At the beginning of October, Gonzaga University released the annual BIAS report detailing reported incidents of bias by students, staff or faculty. 

The Bias Incident Assessment & Support team (BIAS) released that it received 106 reports from June 1, 2018 through May 31, 2019. Out of these incidents, 85 of them were unique incidents. 

The BIAS team is composed of 17 faculty and staff members and was created two years ago to support individuals and communities that are impacted by bias incidents. 

Bias incidents involving race were the most common with 44 of 85 incidents surrounding race and ethnicity, followed by gender and sexual orientation at 22 incidents.  

Joan Iva Fawcett, BIAS team co-chair, said the number of incidents in the 2018-2019 school year tripled from 34 incident reports to 106. 

Fawcett also said that the increase most likely isn’t because of more incidents on campus but rather more students being aware of how to report it when incidents occur.

“My general takeaway is that there is now a culture of reporting bias incidents at Gonzaga and that students are well aware of this new resource,” she said. “I’m also pleased with how reporting parties and initiators, by and large, seem to appreciate the support and educational conversations that the BIAS Team offers.” 

“We’re still in the early phases of a new initiative so I think it’s too premature to create any kind of trend analysis,” Raymond Reyes, Associate Academic Vice President and Chief Diversity Officer for GU said. “Given two years ago what the Campus Climate Assessment revealed there were no surprises. A little bit in terms of 40% of bias incidents occurring in classrooms.”

34 of the incidents occurred in classrooms, while 23 were in residence halls. Of the remaining incidents, 11 were elsewhere on campus, seven were off campus, six were online and six at the mailroom. 

Going forward, Fawcett said that the BIAS team wants to equip the students and faculty with the tools to address incidents in the classroom and encourage faculty to use the resource to report more going forward. 

“Given that 40% of the reports took place in the classroom last year, it is imperative that we work more closely with our faculty partners in addressing bias incidents.  We have been consulting with provost Deena  González, associate provost Ron Large and associate provost Jolanta Weber on how to best proceed,” Fawcett said. 

Matt Lamsma, BIAS team co-chair, said that students should know that the BIAS team takes their job very seriously. 

“We serve as a supportive and educational body for the entire community and our membership takes this responsibility to heart in conversations with everyone involved with an incident.  The report is an indication of how Gonzaga works to establish systems that create a welcoming campus environment for students, faculty, and staff,” Lamsma said.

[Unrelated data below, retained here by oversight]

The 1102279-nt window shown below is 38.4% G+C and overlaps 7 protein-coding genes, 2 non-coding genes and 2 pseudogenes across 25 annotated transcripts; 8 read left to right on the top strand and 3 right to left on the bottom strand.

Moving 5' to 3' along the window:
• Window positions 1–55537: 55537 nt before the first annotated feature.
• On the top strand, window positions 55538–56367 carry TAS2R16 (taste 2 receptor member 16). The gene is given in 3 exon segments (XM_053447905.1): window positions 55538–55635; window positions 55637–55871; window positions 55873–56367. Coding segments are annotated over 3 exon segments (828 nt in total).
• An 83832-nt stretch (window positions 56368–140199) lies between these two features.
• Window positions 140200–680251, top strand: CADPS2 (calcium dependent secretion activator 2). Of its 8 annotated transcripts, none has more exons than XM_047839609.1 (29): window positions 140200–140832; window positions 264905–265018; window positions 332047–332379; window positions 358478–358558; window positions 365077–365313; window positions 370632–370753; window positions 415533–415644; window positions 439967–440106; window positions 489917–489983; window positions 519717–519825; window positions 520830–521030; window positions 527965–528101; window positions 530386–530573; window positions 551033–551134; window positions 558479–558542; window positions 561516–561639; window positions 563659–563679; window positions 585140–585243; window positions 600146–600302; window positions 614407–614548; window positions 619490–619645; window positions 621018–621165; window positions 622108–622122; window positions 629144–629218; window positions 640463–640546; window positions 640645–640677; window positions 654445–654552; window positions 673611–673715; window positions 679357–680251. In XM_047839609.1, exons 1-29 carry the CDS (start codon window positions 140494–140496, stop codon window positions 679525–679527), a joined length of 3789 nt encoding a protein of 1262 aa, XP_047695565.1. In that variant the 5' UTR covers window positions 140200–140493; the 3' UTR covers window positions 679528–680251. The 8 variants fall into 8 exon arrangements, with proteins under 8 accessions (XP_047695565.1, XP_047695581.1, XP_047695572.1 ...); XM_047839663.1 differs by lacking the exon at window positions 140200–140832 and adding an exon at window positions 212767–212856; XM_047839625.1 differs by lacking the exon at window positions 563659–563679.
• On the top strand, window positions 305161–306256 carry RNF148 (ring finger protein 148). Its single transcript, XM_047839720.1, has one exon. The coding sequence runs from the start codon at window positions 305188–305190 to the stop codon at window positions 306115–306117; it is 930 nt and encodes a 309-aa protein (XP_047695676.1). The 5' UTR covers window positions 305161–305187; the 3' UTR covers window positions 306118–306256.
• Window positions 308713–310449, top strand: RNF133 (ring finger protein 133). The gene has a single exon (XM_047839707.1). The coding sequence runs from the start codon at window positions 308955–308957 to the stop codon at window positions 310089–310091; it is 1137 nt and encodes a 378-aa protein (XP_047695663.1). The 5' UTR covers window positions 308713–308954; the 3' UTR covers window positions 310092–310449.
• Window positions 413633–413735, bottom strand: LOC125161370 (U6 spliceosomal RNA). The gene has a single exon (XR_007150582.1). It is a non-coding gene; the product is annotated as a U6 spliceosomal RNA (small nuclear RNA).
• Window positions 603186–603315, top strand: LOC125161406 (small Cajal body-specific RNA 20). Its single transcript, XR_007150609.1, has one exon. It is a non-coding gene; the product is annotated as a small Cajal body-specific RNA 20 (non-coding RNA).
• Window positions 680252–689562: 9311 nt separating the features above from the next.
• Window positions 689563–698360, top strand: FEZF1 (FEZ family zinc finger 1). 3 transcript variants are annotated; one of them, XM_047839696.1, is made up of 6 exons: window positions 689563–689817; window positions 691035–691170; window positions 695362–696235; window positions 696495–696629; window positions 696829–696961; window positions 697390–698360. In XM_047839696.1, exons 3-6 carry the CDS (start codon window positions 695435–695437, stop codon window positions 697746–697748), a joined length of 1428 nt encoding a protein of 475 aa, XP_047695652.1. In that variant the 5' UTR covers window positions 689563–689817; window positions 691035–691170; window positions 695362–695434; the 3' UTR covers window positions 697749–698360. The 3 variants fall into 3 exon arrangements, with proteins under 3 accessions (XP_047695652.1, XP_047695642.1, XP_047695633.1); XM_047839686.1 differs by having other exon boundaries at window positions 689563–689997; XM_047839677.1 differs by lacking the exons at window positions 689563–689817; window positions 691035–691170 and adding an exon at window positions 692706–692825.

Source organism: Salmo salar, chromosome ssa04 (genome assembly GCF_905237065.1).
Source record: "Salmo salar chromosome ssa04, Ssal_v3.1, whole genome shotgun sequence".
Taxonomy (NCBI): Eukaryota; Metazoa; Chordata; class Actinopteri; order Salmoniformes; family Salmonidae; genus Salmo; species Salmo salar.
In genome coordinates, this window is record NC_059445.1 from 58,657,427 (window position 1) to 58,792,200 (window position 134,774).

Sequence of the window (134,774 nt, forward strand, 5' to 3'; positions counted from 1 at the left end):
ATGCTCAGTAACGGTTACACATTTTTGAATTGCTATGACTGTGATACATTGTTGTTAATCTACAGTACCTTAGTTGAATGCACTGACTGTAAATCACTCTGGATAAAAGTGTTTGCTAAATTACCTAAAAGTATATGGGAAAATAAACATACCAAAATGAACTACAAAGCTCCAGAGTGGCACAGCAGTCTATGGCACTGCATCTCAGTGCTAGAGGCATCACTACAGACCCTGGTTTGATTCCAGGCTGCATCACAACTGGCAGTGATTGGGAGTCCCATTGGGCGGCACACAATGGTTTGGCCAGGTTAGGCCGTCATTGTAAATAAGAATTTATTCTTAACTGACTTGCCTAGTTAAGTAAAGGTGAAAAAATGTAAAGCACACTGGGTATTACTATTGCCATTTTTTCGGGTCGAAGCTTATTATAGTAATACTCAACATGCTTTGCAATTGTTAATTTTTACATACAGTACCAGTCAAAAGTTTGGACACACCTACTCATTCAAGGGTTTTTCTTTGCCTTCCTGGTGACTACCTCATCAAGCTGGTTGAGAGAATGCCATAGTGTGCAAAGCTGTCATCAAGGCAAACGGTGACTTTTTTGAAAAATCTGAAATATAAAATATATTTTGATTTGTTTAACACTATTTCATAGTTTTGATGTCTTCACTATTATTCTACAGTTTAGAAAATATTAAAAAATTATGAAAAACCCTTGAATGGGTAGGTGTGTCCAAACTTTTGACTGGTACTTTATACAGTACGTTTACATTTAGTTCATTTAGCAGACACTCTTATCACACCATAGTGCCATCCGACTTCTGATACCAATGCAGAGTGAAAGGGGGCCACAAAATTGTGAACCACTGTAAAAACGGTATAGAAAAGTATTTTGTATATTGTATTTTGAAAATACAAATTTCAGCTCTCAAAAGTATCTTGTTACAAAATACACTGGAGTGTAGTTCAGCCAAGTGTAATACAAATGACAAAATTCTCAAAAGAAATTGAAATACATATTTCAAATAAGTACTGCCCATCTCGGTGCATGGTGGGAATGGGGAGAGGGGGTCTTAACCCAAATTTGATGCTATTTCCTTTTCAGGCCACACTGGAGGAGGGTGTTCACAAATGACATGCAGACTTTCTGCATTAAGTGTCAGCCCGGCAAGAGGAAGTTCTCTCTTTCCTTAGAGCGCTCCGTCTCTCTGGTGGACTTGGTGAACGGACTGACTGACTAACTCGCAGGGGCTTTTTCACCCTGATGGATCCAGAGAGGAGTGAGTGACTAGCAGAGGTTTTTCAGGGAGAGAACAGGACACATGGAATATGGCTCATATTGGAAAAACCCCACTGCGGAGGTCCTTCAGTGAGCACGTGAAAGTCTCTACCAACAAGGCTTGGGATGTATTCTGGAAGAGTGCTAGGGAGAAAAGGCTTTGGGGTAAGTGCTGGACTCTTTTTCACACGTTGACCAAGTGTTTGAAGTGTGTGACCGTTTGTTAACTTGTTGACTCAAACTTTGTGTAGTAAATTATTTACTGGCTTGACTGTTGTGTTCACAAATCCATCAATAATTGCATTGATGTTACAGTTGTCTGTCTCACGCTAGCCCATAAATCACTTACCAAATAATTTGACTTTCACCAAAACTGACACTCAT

Lamsma said it was surprising that 40% of the reports from school classrooms considering that most of students’ time is spent out of the classroom.  

“What was eye opening for me was just realizing where these instances were occurring and who was involved,” Raymond Reyes said. “We didn’t know what we didn’t know.”

on campus but rather more students being aware of how to report it when incidents occur.

“My general takeaway is that there is now a culture of reporting bias incidents at Gonzaga and that students are well aware of this new resource,” she said. “I’m also pleased with how reporting parties and initiators, by and large, seem to appreciate the support and educational conversations that the BIAS Team offers.” 

“We’re still in the early phases of a new initiative so I think it’s too premature to create any kind of trend analysis,” Raymond Reyes, associate academic vice president and Chief Diversity Officer for GU said. “Given two years ago what the Campus Climate Assessment revealed there were no surprises.”

Thirty-four of the incidents occurred in classrooms, while 23 were in residence halls. Of the remaining incidents, 11 were elsewhere on campus, seven were off-campus, six were online and four in postal mail. 

Going forward, Fawcett said that the BIAS team wants to equip the students and faculty with the tools to address incidents in the classroom and encourage faculty to use the resource to report more going forward. 

“Given that 40% of the reports took place in the classroom last year, it is imperative that we work more closely with our faculty partners in addressing bias incidents,” Fawcett said. “We have been consulting with Provost Deena  González, Associate Provost Ron Large and Associate Provost Jolanta Weber on how to best proceed.” 

Matt Lamsma, BIAS team co-chair, said that students should know that the BIAS team takes its job very seriously. 

“We serve as a supportive and educational body for the entire community and our membership takes this responsibility to heart in conversations with everyone involved with an incident,” Lamsma said.  “The report is an indication of how Gonzaga works to establish systems that create a welcoming campus environment for students, faculty, and staff.” 

Lamsma said it was surprising that 40% of the reports from school classrooms considering that most of students’ time is spent out of the classroom.  

“What was eye-opening for me was just realizing where these instances were occurring and who was involved,” Reyes said. “We didn’t know what we didn’t know.”

Bias incidents can be reported at gonzaga.edu/reportbias.

Benjamin McDonald is a contributor. 

 

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